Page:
Connected car hacking is a national security threat: Page 2 of 3

August 08, 2019 //By Jean-Pierre Joosting
Connected car hacking is a national security threat
Consumer Watchdog in the USA has issued a security report, with the help of car industry technologists, that finds all the top 2020 cars have Internet connections to safety critical systems that leave them vulnerable to fleet wide hack.

Consumer Watchdog's report recommends that, as soon as possible, every connected car come with an Internet kill-switch that physically disconnects the Internet from safety-critical systems. It concludes that future designs should completely isolate safety-critical systems from infotainment systems connected to the Internet or other networks.

A group of more than 20 car industry engineers and insiders helped with the preparation of the report, but they remain anonymous for fear of losing their jobs. The whistleblowers appointed a spokesperson who can be seen in silhouette in this full video answering questions: https://www.youtube.com/watch?v=_ZbZzwl4828&feature=youtu.be.

These are among the main findings of the group's five month investigation with car industry technologists:

  • Most connected vehicles share the same vulnerability. The head unit (sometimes called the infotainment system) is connected to the Internet through a cellular connection and also to the vehicle's CAN (Controller Area Network) buses. This technology dating to the 1980s links the vehicle's most critical systems, such as the engine and the brakes. Experts agree that connecting safety-critical components to the Internet through a complex information and entertainment device is a security flaw. This design allows hackers to control a vehicle's operations and take it over from across the Internet.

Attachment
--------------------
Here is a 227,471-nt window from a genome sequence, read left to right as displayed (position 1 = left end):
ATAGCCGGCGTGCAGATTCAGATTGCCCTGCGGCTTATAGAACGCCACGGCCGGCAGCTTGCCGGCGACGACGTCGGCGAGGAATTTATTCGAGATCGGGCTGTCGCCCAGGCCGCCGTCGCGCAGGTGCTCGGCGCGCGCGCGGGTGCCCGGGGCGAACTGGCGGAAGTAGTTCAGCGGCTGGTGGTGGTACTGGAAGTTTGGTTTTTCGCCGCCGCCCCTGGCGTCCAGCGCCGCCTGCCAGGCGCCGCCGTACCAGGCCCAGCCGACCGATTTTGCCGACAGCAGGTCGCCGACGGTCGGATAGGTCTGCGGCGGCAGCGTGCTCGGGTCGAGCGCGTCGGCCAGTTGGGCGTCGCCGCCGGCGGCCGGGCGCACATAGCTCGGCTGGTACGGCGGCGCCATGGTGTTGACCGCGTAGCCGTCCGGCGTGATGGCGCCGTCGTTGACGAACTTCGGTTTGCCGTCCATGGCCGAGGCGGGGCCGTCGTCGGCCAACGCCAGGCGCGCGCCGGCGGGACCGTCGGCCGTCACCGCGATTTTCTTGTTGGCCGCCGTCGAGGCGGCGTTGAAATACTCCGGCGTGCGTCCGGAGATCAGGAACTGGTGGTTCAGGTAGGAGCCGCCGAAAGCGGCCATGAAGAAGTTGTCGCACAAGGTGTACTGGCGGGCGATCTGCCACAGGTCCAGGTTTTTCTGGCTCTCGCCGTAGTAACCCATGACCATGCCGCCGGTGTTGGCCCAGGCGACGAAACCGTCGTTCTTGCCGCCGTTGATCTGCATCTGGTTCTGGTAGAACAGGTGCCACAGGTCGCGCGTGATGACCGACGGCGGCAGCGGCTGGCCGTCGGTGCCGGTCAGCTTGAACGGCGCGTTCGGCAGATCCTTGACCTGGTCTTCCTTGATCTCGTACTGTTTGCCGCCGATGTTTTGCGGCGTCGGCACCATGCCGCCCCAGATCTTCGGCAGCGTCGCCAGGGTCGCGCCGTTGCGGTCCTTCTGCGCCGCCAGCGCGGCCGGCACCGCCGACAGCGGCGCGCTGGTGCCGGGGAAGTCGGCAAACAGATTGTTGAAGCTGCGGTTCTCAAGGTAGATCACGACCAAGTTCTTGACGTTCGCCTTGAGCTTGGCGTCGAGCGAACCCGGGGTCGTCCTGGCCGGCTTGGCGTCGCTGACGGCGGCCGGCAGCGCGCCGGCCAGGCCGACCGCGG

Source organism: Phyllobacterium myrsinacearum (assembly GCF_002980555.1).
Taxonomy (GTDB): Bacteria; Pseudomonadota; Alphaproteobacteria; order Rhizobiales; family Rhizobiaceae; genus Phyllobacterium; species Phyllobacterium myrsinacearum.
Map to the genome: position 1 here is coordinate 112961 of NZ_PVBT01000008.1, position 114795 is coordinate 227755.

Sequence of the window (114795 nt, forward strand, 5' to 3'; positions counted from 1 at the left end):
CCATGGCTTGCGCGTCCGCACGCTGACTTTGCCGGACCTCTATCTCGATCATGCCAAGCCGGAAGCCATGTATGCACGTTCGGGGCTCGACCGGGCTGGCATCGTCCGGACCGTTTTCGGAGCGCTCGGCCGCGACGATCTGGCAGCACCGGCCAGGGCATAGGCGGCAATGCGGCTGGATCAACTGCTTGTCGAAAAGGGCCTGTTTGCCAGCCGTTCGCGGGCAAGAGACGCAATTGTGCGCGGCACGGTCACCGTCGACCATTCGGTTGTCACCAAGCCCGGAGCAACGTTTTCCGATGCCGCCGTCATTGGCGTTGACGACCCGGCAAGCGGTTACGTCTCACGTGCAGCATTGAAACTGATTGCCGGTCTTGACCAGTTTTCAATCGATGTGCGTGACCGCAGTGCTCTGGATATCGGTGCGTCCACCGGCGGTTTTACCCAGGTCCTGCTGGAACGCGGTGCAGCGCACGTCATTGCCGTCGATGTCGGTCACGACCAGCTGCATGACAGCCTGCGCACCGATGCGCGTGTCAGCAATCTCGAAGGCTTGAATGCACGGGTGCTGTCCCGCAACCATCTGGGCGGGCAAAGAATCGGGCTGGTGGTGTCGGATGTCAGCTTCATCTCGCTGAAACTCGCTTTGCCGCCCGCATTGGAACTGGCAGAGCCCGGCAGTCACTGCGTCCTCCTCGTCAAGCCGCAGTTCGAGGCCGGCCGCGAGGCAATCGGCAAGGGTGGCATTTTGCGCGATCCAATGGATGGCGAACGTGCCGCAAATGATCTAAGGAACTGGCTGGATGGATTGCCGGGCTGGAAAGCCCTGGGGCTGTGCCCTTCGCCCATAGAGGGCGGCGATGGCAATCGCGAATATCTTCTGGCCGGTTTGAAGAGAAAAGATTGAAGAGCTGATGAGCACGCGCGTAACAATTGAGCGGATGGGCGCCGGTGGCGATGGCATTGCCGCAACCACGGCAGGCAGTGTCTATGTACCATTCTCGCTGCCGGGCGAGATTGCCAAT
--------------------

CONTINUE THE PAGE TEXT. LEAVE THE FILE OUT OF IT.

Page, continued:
• By 2022, no less than two-thirds of new cars on American roads will have online connections to the cars' safety-critical system, putting them at risk of deadly hacks. Car makers have many economic motivations to connect vehicles to the Internet – from saving money on recalls by updating vehicle software over-the-air to collecting valuable data on how fast we drive to where we shop. While they market flashy new features, such as remotely starting cars from smartphones, technologists report the companies have not prepared for the grave security implications of a connected car fleet.

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